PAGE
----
Odd Man Out

The Quiet Man

The portrayal of Ireland on film has been a largely problematic one due to a lack of a sustained indigeneous film industry until the 1970s.  Prior to this, in narrative filmmaking, Ireland was depicted by external filmmakers and often appeared as rural idyll (particularly in American depictions like John Ford’s The Quiet Man, 1952) or as dark, violent and dangerous territory (as in some British portrayals like Carol Reed’s Odd Man Out, 1947). Even the majority of newsreels produced for cinema audiences (and the only source of onscreen news available to the Irish population before the advent of television in the 1950s) were, with a few exceptions, produced by external companies with a tendency to depict scenes of rural primitivism and an inherent violent Irish disposition. This meant that Ireland watched a portrayal of itself which was tinged with postcolonial connotations and often at odds with day-to-day reality.  However, throughout this time amateur local filmmakers were capturing events which hold valuable clues to an internal social and historical perspective on twentieth-century Ireland. Digitizing and exploring this material poses questions on how the Irish amateur gaze depicted modern Ireland and offers the possibility of constructing an alternative narrative to that of mainstream cinema. Sitting alongside professional representations of Ireland in the Irish Film Archive’s facilities in Dublin and Maynooth, this material is a significant cultural resource for researchers keen to understand the development of filmic portrayals of Ireland.

Visiting the Irish Film Archive, located in Temple Bar, the heart of Dublin city centre, is a pleasure. It is attached to the Irish Film Institute, a bustling three-screen arthouse cinema space which hosts a range of festivals and special events and runs an extensive lifelong learning education programme. Local filmmakers and artists often use the IFI’s busy café bar as a meeting spot and you never know who you might bump into there at any time of the day or evening.

Bookings need to be made in advance, and often the viewing facilities are booked out for extended periods of time so it’s vital that you make a reservation and liaise with staff about the material you’d like to see, particularly since the catalogue is not available online. Preliminary enquiries should be made in writing, addressed to access@irishfilm.ie. If the material you need to view is held on film and has not yet been digitized, it will be added to the transfer list and this could take up to six weeks to complete, so it’s important that you plan your visit well in advance. The staff are generous in sharing both their time and expertise and it’s likely that after a visit you’ll come away with even more information about the collections than you anticipated. And if you’re looking for contextual material, the IFI also hosts the Tiernan McBride library, one of the largest collections of film-related publications in Ireland.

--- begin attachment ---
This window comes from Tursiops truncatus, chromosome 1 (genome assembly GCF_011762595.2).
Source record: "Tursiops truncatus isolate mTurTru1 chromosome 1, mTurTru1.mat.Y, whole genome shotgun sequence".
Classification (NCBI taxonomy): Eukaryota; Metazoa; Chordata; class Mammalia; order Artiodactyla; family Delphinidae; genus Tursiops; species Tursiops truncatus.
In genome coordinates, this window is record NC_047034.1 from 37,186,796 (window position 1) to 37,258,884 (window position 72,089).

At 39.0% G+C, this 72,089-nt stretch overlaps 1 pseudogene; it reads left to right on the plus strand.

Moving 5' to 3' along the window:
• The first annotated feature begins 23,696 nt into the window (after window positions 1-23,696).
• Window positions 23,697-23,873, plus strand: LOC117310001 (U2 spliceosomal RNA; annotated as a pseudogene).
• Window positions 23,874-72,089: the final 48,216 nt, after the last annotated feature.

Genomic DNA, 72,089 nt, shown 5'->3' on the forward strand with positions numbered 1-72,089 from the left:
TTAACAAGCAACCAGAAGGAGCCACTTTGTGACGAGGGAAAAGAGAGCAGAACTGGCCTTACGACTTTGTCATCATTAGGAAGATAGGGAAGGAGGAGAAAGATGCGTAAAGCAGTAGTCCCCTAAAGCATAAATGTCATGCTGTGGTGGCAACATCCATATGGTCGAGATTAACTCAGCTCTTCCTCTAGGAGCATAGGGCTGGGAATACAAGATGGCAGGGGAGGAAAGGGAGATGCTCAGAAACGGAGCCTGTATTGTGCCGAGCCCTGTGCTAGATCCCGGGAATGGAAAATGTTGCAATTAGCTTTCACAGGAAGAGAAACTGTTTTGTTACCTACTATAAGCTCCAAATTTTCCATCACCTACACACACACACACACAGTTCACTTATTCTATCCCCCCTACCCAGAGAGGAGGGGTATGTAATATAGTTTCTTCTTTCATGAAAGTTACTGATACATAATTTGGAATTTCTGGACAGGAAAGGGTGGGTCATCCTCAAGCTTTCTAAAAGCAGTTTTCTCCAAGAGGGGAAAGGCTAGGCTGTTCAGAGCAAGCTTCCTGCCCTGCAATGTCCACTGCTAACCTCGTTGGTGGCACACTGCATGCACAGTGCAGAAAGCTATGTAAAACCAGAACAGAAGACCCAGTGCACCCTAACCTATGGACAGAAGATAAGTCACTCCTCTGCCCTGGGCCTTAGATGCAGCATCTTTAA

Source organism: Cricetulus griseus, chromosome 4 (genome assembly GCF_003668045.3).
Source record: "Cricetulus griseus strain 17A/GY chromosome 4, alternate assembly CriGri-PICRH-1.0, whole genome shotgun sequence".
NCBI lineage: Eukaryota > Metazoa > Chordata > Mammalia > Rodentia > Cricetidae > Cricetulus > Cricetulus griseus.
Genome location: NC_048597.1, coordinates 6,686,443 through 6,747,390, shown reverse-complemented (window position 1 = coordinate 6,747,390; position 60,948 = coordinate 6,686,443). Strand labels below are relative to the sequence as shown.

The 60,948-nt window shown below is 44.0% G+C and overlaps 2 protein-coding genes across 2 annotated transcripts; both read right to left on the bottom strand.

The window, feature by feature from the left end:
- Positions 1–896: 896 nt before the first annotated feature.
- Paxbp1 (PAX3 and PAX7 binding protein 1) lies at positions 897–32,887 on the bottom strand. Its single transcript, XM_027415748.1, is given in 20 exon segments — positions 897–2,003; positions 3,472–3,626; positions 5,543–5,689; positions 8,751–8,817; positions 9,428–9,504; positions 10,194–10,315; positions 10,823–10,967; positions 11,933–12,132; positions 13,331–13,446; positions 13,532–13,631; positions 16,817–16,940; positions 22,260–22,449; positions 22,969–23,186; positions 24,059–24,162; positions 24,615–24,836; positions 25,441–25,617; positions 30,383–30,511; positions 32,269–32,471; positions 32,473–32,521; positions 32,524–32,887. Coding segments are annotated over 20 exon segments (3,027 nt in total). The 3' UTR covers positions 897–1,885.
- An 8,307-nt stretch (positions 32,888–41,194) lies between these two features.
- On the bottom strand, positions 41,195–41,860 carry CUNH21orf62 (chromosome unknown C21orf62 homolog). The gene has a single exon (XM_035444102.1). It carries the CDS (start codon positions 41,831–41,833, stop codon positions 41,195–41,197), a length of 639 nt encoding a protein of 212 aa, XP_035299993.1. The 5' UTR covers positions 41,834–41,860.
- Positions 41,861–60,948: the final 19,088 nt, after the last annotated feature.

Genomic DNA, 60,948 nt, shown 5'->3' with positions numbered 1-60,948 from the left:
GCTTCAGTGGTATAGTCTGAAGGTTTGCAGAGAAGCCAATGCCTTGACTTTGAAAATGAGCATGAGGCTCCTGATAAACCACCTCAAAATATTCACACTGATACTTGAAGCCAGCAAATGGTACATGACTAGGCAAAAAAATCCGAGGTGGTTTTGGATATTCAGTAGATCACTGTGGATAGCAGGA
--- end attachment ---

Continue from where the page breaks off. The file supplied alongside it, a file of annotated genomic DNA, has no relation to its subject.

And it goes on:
https://ifi.ie/archive/research-library/

A large collection of books and DVDs are also available for purchase in the IFI shop:

https://ifi.ie/shop/

Ever proactive in facing the challenges of a small nation with a contested and problematic history, the Irish Film Institute is currently compiling a Moving Image Register to better assess the range of material in need of preservation. A similar survey of archival material is being conducted in Northern Ireland, which does not have a dedicated physical space for the preservation of moving images. However, in 2000, the Digital Film Archive (DFA) was launched by the Northern Ireland Film Commission (now Northern Ireland Screen) and a range of material has been added to it since. The DFA holds narrative and experimental film, television, news, animation and amateur material from 1897 through to the present day and is currently available at a range of museums, libraries, universities and heritage-related locations in Northern Ireland. A full catalogue and a range of the collections are available for viewing here: www.digitalfilmarchive.net

If you are looking for material related to Northern Ireland, it is worth checking on both the Digital Film Archive and in the catalogues of the Irish Film Archive. For queries related to the DFA, and to learn more about its educational outreach programme, see here: https://digitalfilmarchive.net/contact

Northern Ireland Screen is also working closely with the Public Record Office of Northern Ireland (PRONI) to preserve the archives of local broadcaster UTV and it is hoped that some of this invaluable material will soon join other UTV gems on the DFA http://www.northernirelandscreen.co.uk/news/utv-archive-preserved-public-record-office-northern-ireland/